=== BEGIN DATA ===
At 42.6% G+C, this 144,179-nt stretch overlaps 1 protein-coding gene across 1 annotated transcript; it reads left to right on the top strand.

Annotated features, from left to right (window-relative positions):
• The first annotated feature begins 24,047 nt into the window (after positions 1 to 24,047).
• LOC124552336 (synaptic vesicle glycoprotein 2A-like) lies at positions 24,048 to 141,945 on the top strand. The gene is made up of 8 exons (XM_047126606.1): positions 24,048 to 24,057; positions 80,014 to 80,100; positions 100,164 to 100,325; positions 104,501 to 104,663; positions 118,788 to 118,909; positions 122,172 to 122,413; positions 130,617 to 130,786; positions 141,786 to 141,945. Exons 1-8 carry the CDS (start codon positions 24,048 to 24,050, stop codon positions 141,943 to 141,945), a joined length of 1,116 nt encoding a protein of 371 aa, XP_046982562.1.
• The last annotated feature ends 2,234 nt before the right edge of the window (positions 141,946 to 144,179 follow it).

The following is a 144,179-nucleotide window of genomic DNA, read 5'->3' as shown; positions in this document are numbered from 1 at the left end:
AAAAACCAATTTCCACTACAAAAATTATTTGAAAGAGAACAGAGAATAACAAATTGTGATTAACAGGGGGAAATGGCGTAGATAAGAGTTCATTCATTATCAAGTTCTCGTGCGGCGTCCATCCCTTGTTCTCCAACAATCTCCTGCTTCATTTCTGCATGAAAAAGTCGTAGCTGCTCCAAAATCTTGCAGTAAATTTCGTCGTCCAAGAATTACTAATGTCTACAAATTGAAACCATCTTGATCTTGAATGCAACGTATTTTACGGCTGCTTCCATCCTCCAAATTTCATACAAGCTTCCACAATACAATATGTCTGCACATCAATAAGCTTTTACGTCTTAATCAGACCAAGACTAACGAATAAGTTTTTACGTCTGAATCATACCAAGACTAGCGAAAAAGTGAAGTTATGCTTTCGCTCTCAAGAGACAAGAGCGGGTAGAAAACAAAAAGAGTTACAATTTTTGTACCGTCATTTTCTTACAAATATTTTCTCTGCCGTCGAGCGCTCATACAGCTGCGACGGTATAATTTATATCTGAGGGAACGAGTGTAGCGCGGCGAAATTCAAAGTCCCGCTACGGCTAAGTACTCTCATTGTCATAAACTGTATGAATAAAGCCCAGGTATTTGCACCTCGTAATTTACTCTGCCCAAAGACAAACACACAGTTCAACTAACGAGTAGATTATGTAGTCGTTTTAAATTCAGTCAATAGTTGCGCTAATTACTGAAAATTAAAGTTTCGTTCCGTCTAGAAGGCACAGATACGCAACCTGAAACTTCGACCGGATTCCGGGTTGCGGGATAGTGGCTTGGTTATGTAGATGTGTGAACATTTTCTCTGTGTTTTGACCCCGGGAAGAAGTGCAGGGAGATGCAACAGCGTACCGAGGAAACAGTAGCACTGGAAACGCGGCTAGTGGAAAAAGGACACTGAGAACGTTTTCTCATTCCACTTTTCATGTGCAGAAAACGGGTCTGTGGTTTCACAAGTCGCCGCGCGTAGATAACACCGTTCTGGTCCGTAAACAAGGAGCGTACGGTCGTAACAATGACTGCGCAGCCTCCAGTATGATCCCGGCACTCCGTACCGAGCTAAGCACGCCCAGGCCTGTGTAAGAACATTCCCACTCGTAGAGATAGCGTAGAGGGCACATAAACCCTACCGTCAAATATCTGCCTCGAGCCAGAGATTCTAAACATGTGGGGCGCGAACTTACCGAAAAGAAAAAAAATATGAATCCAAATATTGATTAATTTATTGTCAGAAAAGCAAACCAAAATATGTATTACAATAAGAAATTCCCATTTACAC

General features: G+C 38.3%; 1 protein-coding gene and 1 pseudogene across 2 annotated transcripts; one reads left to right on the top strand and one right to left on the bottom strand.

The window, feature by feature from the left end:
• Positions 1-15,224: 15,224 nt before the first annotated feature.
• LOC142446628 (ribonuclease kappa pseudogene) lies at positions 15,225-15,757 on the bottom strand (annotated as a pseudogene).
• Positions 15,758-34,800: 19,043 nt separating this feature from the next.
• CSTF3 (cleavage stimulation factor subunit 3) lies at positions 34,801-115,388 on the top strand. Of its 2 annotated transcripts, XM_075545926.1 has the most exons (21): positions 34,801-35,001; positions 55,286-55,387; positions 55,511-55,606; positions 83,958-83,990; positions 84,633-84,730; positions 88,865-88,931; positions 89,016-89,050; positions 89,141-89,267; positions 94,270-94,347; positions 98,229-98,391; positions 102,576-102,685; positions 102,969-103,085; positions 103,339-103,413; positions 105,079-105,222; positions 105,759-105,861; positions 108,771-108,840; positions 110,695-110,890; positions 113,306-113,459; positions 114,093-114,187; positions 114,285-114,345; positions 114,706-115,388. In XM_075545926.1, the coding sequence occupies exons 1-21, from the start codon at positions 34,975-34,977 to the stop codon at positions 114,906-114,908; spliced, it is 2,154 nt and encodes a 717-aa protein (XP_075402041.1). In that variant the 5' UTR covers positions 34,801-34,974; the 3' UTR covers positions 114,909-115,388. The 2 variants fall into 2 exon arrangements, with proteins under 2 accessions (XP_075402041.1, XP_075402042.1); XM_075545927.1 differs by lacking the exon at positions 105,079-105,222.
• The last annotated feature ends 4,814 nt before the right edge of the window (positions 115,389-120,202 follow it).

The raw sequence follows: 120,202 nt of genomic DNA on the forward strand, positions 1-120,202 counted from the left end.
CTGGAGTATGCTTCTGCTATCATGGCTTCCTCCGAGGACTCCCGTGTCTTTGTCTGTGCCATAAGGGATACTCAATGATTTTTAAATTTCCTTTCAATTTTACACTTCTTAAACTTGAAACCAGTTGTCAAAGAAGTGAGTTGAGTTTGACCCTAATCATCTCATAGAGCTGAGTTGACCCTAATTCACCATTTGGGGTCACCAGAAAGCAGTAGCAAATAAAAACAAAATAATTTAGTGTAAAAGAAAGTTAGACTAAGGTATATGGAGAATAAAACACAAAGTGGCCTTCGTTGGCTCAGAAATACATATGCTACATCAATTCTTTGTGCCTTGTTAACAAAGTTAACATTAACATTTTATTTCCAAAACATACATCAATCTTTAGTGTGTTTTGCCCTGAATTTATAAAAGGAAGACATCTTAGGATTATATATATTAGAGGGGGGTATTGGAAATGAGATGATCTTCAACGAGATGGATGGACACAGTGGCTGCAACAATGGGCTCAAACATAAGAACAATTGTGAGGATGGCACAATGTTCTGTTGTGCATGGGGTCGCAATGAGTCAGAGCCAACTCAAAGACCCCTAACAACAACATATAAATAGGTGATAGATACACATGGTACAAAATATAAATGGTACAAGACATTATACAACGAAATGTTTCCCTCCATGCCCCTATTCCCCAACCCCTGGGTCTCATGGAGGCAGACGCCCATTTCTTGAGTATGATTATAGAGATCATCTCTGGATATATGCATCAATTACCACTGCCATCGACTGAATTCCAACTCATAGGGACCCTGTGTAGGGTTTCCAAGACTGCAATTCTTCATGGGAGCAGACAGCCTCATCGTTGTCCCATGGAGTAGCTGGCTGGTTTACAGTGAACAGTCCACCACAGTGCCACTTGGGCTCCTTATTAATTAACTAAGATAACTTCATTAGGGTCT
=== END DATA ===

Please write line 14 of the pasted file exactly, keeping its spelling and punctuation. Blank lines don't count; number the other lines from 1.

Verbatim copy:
• The last annotated feature ends 4,814 nt before the right edge of the window (positions 115,389-120,202 follow it).